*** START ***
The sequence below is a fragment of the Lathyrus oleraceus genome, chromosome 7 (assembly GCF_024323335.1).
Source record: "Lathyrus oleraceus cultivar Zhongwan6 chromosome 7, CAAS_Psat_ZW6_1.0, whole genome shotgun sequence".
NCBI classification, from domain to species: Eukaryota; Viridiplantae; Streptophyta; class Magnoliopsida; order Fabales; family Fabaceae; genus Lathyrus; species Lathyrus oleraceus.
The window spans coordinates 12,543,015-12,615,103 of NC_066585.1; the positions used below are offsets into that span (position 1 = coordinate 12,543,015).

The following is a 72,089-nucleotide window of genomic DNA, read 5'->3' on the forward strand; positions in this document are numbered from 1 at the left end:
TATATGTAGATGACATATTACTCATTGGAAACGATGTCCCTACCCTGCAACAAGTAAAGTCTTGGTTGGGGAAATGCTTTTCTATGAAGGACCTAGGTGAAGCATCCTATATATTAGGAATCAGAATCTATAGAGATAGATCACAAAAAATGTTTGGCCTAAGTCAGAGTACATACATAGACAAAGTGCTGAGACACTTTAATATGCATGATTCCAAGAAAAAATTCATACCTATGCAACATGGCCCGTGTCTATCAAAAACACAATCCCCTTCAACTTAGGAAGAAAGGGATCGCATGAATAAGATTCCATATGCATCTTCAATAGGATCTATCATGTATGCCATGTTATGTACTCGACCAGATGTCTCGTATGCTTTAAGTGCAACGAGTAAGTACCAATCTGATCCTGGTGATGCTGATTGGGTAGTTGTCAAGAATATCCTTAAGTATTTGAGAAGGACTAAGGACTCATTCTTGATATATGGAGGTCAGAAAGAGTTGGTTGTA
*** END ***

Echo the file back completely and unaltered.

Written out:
The sequence below is a fragment of the Lathyrus oleraceus genome, chromosome 7 (assembly GCF_024323335.1).
Source record: "Lathyrus oleraceus cultivar Zhongwan6 chromosome 7, CAAS_Psat_ZW6_1.0, whole genome shotgun sequence".
NCBI classification, from domain to species: Eukaryota; Viridiplantae; Streptophyta; class Magnoliopsida; order Fabales; family Fabaceae; genus Lathyrus; species Lathyrus oleraceus.
The window spans coordinates 12,543,015-12,615,103 of NC_066585.1; the positions used below are offsets into that span (position 1 = coordinate 12,543,015).

The following is a 72,089-nucleotide window of genomic DNA, read 5'->3' on the forward strand; positions in this document are numbered from 1 at the left end:
TATATGTAGATGACATATTACTCATTGGAAACGATGTCCCTACCCTGCAACAAGTAAAGTCTTGGTTGGGGAAATGCTTTTCTATGAAGGACCTAGGTGAAGCATCCTATATATTAGGAATCAGAATCTATAGAGATAGATCACAAAAAATGTTTGGCCTAAGTCAGAGTACATACATAGACAAAGTGCTGAGACACTTTAATATGCATGATTCCAAGAAAAAATTCATACCTATGCAACATGGCCCGTGTCTATCAAAAACACAATCCCCTTCAACTTAGGAAGAAAGGGATCGCATGAATAAGATTCCATATGCATCTTCAATAGGATCTATCATGTATGCCATGTTATGTACTCGACCAGATGTCTCGTATGCTTTAAGTGCAACGAGTAAGTACCAATCTGATCCTGGTGATGCTGATTGGGTAGTTGTCAAGAATATCCTTAAGTATTTGAGAAGGACTAAGGACTCATTCTTGATATATGGAGGTCAGAAAGAGTTGGTTGTA